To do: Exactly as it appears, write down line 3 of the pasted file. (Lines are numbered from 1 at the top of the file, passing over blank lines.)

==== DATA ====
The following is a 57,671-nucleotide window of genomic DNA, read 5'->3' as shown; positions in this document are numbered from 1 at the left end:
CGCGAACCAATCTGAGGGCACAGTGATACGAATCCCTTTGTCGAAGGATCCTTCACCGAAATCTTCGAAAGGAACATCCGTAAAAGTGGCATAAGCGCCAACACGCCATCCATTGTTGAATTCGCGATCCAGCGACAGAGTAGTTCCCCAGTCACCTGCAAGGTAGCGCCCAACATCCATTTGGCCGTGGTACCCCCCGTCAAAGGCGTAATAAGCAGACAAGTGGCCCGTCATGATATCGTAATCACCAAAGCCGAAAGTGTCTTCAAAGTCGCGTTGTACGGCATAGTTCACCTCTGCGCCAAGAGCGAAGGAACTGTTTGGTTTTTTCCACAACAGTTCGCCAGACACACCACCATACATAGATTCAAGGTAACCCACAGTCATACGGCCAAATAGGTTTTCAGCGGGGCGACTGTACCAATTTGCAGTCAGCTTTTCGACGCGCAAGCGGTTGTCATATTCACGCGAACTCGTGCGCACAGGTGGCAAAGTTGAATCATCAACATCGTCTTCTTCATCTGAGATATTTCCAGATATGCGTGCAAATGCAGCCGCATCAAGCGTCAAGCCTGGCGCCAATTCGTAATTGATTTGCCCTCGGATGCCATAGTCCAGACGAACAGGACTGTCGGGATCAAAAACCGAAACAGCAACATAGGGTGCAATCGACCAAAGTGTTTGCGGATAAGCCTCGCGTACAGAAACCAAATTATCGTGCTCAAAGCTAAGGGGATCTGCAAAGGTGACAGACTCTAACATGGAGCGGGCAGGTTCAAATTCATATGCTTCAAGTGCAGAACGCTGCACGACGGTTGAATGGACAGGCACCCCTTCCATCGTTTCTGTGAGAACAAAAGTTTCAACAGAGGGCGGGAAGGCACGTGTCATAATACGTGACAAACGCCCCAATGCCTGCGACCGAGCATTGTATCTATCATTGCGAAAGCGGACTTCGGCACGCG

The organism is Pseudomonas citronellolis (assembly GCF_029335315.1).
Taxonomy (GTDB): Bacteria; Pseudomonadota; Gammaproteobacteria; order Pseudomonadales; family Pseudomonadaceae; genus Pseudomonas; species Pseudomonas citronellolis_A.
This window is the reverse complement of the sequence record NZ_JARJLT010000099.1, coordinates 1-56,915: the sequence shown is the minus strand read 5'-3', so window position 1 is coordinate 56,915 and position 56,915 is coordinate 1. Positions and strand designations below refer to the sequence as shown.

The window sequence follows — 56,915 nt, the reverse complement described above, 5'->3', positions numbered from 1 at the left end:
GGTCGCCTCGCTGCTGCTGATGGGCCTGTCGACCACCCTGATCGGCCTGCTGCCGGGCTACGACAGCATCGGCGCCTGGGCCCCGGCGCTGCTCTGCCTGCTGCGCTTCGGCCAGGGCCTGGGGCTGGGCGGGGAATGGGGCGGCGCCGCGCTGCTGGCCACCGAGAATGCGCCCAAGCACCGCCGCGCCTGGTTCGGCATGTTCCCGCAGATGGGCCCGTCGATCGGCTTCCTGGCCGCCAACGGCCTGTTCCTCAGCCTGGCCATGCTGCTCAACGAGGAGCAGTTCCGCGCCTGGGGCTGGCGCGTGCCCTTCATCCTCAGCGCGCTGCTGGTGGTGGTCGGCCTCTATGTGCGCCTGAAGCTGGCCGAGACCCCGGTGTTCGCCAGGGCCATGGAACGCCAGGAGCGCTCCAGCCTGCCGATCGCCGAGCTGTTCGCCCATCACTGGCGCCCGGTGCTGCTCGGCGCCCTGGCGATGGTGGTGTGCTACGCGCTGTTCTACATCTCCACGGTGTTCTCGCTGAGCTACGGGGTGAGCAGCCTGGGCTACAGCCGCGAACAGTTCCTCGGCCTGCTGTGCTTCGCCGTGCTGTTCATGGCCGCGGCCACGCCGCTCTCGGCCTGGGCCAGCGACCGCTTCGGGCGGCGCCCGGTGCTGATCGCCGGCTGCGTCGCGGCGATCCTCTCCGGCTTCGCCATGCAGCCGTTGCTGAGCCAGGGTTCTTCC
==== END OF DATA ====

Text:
The organism is Pseudomonas citronellolis (assembly GCF_029335315.1).